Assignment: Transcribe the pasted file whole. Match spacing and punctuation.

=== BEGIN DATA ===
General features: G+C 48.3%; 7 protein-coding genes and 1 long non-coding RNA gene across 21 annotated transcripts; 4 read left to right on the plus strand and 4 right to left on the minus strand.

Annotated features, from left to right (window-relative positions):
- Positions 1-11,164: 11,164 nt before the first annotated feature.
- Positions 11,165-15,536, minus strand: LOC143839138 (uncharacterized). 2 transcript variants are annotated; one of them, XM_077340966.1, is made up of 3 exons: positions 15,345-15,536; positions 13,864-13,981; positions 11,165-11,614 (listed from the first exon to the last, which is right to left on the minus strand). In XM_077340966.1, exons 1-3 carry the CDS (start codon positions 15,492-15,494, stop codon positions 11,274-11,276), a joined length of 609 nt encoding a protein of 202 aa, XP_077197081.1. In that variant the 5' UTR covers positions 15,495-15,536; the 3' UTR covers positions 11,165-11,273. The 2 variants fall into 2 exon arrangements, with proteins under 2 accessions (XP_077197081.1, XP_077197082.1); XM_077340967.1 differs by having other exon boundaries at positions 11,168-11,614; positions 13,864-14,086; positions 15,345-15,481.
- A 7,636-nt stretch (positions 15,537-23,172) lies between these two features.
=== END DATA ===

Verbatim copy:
General features: G+C 48.3%; 7 protein-coding genes and 1 long non-coding RNA gene across 21 annotated transcripts; 4 read left to right on the plus strand and 4 right to left on the minus strand.

Annotated features, from left to right (window-relative positions):
- Positions 1-11,164: 11,164 nt before the first annotated feature.
- Positions 11,165-15,536, minus strand: LOC143839138 (uncharacterized). 2 transcript variants are annotated; one of them, XM_077340966.1, is made up of 3 exons: positions 15,345-15,536; positions 13,864-13,981; positions 11,165-11,614 (listed from the first exon to the last, which is right to left on the minus strand). In XM_077340966.1, exons 1-3 carry the CDS (start codon positions 15,492-15,494, stop codon positions 11,274-11,276), a joined length of 609 nt encoding a protein of 202 aa, XP_077197081.1. In that variant the 5' UTR covers positions 15,495-15,536; the 3' UTR covers positions 11,165-11,273. The 2 variants fall into 2 exon arrangements, with proteins under 2 accessions (XP_077197081.1, XP_077197082.1); XM_077340967.1 differs by having other exon boundaries at positions 11,168-11,614; positions 13,864-14,086; positions 15,345-15,481.
- A 7,636-nt stretch (positions 15,537-23,172) lies between these two features.